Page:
The Los Angeles Area Had Its Strongest Tornado In Forty Years

The Los Angeles Area Had Its Strongest Tornado In Forty Years- On Wednesday, the unusual tornado that struck the Los Angeles area was the fiercest to hit the region in 40 years.

The Montebello twister had winds of 110 mph, according to the National Weather Service’s EF1 rating. As a result, it was the fiercest tornado to have been spotted in the region since an F2 wreaked havoc in March 1983. The last EF1 tornado hit the area in Long Beach in January 1998.

The tornado that made landfall in Montebello, about 12 miles southeast of downtown Los Angeles, destroyed trees, cars, and buildings by tearing off their roofs. According to county fire authorities, one person was hurt, and nearly a dozen of the 17 businesses inspected were red-tagged, which means they are no longer fit for use.

The Los Angeles Area Had Its Strongest Tornado In Forty Years

You may navigate through a gallery of pictures from Montebello by clicking on the image above. On March 1, 1983, an F2 tornado blasted over what was then South Central Los Angeles as commuters made their way to work. Before dissipating into the clouds close to the Convention Center, it moved north towards USC. More than two dozen people were hurt, and local media reported nine deaths.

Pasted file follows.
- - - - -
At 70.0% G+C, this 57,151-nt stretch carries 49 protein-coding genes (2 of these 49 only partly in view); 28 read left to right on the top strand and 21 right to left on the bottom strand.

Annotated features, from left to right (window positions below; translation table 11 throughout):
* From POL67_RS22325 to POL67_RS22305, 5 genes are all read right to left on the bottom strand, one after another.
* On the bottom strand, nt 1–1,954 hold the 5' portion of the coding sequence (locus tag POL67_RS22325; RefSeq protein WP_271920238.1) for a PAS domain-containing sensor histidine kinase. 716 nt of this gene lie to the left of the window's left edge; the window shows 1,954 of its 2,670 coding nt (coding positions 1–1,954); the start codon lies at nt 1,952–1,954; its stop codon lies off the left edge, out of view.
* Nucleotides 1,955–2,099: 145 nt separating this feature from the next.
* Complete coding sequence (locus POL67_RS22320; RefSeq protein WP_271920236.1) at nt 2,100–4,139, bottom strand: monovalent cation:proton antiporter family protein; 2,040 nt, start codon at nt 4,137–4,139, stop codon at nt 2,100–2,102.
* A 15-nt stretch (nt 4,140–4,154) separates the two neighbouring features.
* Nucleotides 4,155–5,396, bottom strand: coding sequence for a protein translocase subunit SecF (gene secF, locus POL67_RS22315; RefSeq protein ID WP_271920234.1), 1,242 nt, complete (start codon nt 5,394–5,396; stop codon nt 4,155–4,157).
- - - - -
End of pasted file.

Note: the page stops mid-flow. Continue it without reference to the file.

However, official records do not support that. The twist, which was 3.5 miles long and 100 yards wide, did cause damage to around 50 homes and seven businesses, according to the National Centers for Environmental Information. Here is the analysis from the NCEI.

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That happened during one of recorded history’s most potent and damaging El Nio episodes. El Nio, in 1982–1983 pounded Southern California with torrential rains that led to catastrophic flooding and severely damaged portions of the piers in Santa Monica, Huntington Beach, and other coastal communities. The Venice Pier was also forced to close, and it wouldn’t reopen for another 15 years.

All winter long, intense storms have pummelled California. According to the National Weather Service, the state has been slammed by at least a dozen severe “atmospheric river”-fueled storms since December, resulting in widespread flooding and other property damage and helping to end a protracted drought. Yet another violent storm sparked the Montebello tornado on the first day of spring.

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